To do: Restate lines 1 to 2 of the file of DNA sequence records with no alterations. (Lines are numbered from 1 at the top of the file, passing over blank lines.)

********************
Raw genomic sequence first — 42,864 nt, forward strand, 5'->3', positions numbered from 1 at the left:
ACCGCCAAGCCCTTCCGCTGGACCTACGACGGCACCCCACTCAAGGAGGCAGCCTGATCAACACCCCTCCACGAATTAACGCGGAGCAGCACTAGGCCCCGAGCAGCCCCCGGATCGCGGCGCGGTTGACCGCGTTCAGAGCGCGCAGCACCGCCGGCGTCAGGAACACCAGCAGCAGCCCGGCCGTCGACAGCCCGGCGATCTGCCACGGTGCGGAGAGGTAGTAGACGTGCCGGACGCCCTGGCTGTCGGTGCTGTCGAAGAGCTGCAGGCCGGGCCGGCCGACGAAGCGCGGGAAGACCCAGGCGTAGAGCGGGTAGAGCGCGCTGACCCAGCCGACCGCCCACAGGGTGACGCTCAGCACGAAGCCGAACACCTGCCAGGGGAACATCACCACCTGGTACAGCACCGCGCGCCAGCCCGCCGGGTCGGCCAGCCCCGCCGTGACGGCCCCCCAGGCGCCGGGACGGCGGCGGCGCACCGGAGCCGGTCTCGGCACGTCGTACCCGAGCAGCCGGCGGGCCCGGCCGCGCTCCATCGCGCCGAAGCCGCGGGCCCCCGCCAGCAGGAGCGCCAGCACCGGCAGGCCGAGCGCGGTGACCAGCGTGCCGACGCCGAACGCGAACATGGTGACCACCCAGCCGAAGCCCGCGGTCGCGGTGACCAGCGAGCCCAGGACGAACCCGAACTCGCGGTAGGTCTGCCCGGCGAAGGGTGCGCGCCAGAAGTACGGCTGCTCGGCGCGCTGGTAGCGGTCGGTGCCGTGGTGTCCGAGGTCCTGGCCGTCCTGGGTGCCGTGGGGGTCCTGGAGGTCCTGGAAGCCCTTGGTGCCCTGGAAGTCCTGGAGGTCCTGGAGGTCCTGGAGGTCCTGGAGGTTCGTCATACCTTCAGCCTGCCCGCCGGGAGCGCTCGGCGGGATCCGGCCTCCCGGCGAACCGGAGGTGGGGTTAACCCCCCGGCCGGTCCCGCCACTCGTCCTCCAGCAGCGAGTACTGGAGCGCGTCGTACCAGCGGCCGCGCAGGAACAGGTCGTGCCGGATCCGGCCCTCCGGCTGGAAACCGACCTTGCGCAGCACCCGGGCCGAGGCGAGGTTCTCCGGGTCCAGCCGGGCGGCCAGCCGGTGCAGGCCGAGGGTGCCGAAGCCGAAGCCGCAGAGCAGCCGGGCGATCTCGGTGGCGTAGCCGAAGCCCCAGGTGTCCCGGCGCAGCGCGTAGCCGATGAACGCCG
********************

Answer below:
Raw genomic sequence first — 42,864 nt, forward strand, 5'->3', positions numbered from 1 at the left:
ACCGCCAAGCCCTTCCGCTGGACCTACGACGGCACCCCACTCAAGGAGGCAGCCTGATCAACACCCCTCCACGAATTAACGCGGAGCAGCACTAGGCCCCGAGCAGCCCCCGGATCGCGGCGCGGTTGACCGCGTTCAGAGCGCGCAGCACCGCCGGCGTCAGGAACACCAGCAGCAGCCCGGCCGTCGACAGCCCGGCGATCTGCCACGGTGCGGAGAGGTAGTAGACGTGCCGGACGCCCTGGCTGTCGGTGCTGTCGAAGAGCTGCAGGCCGGGCCGGCCGACGAAGCGCGGGAAGACCCAGGCGTAGAGCGGGTAGAGCGCGCTGACCCAGCCGACCGCCCACAGGGTGACGCTCAGCACGAAGCCGAACACCTGCCAGGGGAACATCACCACCTGGTACAGCACCGCGCGCCAGCCCGCCGGGTCGGCCAGCCCCGCCGTGACGGCCCCCCAGGCGCCGGGACGGCGGCGGCGCACCGGAGCCGGTCTCGGCACGTCGTACCCGAGCAGCCGGCGGGCCCGGCCGCGCTCCATCGCGCCGAAGCCGCGGGCCCCCGCCAGCAGGAGCGCCAGCACCGGCAGGCCGAGCGCGGTGACCAGCGTGCCGACGCCGAACGCGAACATGGTGACCACCCAGCCGAAGCCCGCGGTCGCGGTGACCAGCGAGCCCAGGACGAACCCGAACTCGCGGTAGGTCTGCCCGGCGAAGGGTGCGCGCCAGAAGTACGGCTGCTCGGCGCGCTGGTAGCGGTCGGTGCCGTGGTGTCCGAGGTCCTGGCCGTCCTGGGTGCCGTGGGGGTCCTGGAGGTCCTGGAAGCCCTTGGTGCCCTGGAAGTCCTGGAGGTCCTGGAGGTCCTGGAGGTCCTGGAGGTTCGTCATACCTTCAGCCTGCCCGCCGGGAGCGCTCGGCGGGATCCGGCCTCCCGGCGAACCGGAGGTGGGGTTAACCCCCCGGCCGGTCCCGCCACTCGTCCTCCAGCAGCGAGTACTGGAGCGCGTCGTACCAGCGGCCGCGCAGGAACAGGTCGTGCCGGATCCGGCCCTCCGGCTGGAAACCGACCTTGCGCAGCACCCGGGCCGAGGCGAGGTTCTCCGGGTCCAGCCGGGCGGCCAGCCGGTGCAGGCCGAGGGTGCCGAAGCCGAAGCCGCAGAGCAGCCGGGCGATCTCGGTGGCGTAGCCGAAGCCCCAGGTGTCCCGGCGCAGCGCGTAGCCGATGAACGCCG